A constant reminder from iOpener’s clients and coachees is that they feel that Recognition for work achievements and effort is not sufficiently forthcoming from their bosses. In a time when Camaraderie and the feel-good factor of social connection at work are hard come by, we are priming leaders that they have to work much harder than normal to spot what is going well, to give positive feedback, and to acknowledge effort as well as output. Don’t take anything, or anybody, for granted!
Employees are also yearning more support. They score low on having the support they need to perform at their best. They say that they go out of their way to help colleagues more than they receive help themselves. And their usual confidence that they do things better than others is adversely affected by these unprecedented times too. This goes some of the way to explain that their resilience is being tested. But, we do know that resilience is best acknowledged after the event, not during it, so it is another element of the happiness-performance equation that we will keenly monitor as the weeks go by. Interestingly, respondents deem their leaders to be less resilient (8% less) when it comes to coping with difficult times than they are themselves.
As always, the lowest of all responses to the iPPQ is that about achieving potential. Individuals only score their current achievement of potential as 4.69 out of 7. What they’re saying is loud and clear. They’ve got a lot more to give. And – just perhaps – it’s in times like these that they’re even more aware of this and are raring to find opportunities to step up and make a difference.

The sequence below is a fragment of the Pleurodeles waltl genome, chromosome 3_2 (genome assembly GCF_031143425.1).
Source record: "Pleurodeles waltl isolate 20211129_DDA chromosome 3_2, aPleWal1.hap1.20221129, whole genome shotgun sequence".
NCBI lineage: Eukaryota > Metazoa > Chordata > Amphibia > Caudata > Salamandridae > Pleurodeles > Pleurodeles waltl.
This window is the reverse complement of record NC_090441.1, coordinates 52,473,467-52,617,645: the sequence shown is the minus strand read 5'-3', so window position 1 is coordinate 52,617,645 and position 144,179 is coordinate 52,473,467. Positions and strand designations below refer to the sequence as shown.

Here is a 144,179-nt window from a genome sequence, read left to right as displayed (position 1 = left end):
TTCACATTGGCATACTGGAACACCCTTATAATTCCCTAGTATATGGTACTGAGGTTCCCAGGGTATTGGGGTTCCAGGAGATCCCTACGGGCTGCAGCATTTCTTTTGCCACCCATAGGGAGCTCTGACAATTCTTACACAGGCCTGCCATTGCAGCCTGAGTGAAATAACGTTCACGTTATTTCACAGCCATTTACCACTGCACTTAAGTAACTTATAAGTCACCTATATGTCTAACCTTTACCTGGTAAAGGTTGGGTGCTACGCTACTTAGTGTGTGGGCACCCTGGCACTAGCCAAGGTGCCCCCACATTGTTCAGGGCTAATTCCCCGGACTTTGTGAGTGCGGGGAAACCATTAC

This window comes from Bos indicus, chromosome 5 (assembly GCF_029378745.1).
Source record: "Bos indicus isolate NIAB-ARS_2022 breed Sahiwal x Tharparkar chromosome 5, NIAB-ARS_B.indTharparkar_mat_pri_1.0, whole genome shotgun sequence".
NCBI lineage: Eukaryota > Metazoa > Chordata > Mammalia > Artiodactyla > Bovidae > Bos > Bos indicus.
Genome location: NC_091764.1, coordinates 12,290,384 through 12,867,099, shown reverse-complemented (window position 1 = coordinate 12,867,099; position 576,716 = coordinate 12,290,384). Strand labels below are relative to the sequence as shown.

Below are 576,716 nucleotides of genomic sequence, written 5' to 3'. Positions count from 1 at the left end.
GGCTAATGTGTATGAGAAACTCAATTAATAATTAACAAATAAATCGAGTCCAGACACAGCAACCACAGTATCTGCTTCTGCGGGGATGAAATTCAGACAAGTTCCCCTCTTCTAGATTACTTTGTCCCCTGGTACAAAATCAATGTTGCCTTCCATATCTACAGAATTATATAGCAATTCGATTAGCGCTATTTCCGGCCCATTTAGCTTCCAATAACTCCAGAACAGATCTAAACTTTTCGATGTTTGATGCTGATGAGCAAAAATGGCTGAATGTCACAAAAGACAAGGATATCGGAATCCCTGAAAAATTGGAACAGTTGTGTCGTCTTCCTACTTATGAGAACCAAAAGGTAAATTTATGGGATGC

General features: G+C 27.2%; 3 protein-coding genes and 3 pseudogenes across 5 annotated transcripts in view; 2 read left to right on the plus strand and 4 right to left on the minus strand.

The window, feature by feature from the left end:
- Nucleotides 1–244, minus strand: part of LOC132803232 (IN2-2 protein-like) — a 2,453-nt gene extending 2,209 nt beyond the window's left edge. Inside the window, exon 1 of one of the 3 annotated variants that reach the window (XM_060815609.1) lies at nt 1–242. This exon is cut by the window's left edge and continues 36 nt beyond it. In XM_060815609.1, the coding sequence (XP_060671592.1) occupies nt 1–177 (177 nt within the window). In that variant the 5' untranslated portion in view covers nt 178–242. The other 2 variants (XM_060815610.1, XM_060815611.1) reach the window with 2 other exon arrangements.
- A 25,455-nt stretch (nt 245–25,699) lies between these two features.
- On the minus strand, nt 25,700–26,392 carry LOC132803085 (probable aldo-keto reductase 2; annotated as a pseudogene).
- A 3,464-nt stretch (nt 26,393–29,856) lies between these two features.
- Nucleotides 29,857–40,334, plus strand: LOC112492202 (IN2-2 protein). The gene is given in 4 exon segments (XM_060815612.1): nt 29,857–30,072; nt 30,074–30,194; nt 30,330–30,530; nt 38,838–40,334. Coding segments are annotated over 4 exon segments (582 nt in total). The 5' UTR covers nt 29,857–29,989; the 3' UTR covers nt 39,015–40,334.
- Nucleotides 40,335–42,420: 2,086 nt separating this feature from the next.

Let’s make some noise about the positives!
This data evidence (reinforced by iOpener’s anecdotal data gathered via various sources, including iOpener Connect) flies in the face of the overall negative media reporting during Coronavirus. Mindful of the devastation, disruption and despair that Coronavirus has wreaked on many families and organizations, there are positive repercussions to the changes of our way of working. This is a narrative that is worth telling. The media’s negative news reporting is an easy attention-grabber and fodder for the lazy reader. And it fuels catastrophic thinking; the reason why we are advised to stop news-bingeing.
The remedy for catastrophic thinking involves generating hope for the future. Research by Professor Dan Tomasulo of Columbia University shows that adversity is the catalyst for hope. And so, as we face the adversity that Coronavirus is making us face right now, we must look ahead and plan how we want the world of work to be when we come out of this.
People with high levels of hope are more likely than others to see adversity as a challenge that they can do something about, and that is what our data is showing. They’ve generated a sense of hope and commitment that can explain this upturn in energy, engagement and happiness at work.
Let’s make some noise about the positives and learn from our human capacity to adapt to tough times. And let’s remember that, as the human race, we do yearn meaning, belonging and the chance to do something great.
By Oriana Tickell & Katie Demain – 1st of May, 2020
P.S. More good news! We initially offered the iPPQ free of charge for the month of April, but have now decided to continue offering it free of charge whilst we continue in these COVID-19 circumstances.
If you would like to take part and get your own personalized report about your wellbeing and resilience at work, please register here.
We will continue to monitor the incoming iPPQ data closely and to write about our findings as the results come in.